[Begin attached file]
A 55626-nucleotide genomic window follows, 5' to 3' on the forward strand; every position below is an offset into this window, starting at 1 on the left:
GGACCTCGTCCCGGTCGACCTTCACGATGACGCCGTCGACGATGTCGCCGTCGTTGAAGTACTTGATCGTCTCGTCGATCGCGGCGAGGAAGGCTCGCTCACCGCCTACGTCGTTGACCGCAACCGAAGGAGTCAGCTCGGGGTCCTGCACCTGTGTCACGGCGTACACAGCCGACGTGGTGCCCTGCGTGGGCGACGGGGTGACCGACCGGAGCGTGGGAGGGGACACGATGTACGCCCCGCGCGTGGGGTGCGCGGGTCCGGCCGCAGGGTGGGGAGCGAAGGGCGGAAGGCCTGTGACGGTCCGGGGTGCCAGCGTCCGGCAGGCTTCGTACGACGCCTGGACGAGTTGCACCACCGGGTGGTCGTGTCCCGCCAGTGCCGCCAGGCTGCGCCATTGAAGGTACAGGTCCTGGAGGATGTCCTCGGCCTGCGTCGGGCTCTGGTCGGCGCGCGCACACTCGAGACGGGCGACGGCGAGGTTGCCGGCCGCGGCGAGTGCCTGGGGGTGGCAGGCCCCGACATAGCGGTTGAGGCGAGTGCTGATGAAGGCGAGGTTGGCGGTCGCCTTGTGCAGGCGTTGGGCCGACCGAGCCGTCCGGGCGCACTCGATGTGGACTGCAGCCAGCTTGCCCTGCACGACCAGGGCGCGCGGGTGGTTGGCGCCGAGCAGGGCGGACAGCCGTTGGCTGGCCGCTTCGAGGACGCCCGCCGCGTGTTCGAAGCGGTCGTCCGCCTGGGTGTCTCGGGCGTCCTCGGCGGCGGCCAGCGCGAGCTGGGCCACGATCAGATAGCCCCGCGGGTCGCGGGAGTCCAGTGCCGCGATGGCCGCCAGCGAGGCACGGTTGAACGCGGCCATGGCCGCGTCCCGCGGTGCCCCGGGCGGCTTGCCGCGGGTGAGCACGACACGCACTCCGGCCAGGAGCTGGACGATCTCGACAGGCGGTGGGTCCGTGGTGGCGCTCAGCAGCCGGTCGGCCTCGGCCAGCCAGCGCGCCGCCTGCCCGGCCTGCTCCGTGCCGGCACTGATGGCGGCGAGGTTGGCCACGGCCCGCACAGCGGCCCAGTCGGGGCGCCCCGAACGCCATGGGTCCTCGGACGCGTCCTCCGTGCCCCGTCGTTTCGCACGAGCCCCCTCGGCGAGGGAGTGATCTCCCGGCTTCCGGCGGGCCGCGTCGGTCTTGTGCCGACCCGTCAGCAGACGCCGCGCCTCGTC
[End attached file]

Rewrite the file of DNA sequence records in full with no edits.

A 55626-nucleotide genomic window follows, 5' to 3' on the forward strand; every position below is an offset into this window, starting at 1 on the left:
GGACCTCGTCCCGGTCGACCTTCACGATGACGCCGTCGACGATGTCGCCGTCGTTGAAGTACTTGATCGTCTCGTCGATCGCGGCGAGGAAGGCTCGCTCACCGCCTACGTCGTTGACCGCAACCGAAGGAGTCAGCTCGGGGTCCTGCACCTGTGTCACGGCGTACACAGCCGACGTGGTGCCCTGCGTGGGCGACGGGGTGACCGACCGGAGCGTGGGAGGGGACACGATGTACGCCCCGCGCGTGGGGTGCGCGGGTCCGGCCGCAGGGTGGGGAGCGAAGGGCGGAAGGCCTGTGACGGTCCGGGGTGCCAGCGTCCGGCAGGCTTCGTACGACGCCTGGACGAGTTGCACCACCGGGTGGTCGTGTCCCGCCAGTGCCGCCAGGCTGCGCCATTGAAGGTACAGGTCCTGGAGGATGTCCTCGGCCTGCGTCGGGCTCTGGTCGGCGCGCGCACACTCGAGACGGGCGACGGCGAGGTTGCCGGCCGCGGCGAGTGCCTGGGGGTGGCAGGCCCCGACATAGCGGTTGAGGCGAGTGCTGATGAAGGCGAGGTTGGCGGTCGCCTTGTGCAGGCGTTGGGCCGACCGAGCCGTCCGGGCGCACTCGATGTGGACTGCAGCCAGCTTGCCCTGCACGACCAGGGCGCGCGGGTGGTTGGCGCCGAGCAGGGCGGACAGCCGTTGGCTGGCCGCTTCGAGGACGCCCGCCGCGTGTTCGAAGCGGTCGTCCGCCTGGGTGTCTCGGGCGTCCTCGGCGGCGGCCAGCGCGAGCTGGGCCACGATCAGATAGCCCCGCGGGTCGCGGGAGTCCAGTGCCGCGATGGCCGCCAGCGAGGCACGGTTGAACGCGGCCATGGCCGCGTCCCGCGGTGCCCCGGGCGGCTTGCCGCGGGTGAGCACGACACGCACTCCGGCCAGGAGCTGGACGATCTCGACAGGCGGTGGGTCCGTGGTGGCGCTCAGCAGCCGGTCGGCCTCGGCCAGCCAGCGCGCCGCCTGCCCGGCCTGCTCCGTGCCGGCACTGATGGCGGCGAGGTTGGCCACGGCCCGCACAGCGGCCCAGTCGGGGCGCCCCGAACGCCATGGGTCCTCGGACGCGTCCTCCGTGCCCCGTCGTTTCGCACGAGCCCCCTCGGCGAGGGAGTGATCTCCCGGCTTCCGGCGGGCCGCGTCGGTCTTGTGCCGACCCGTCAGCAGACGCCGCGCCTCGTC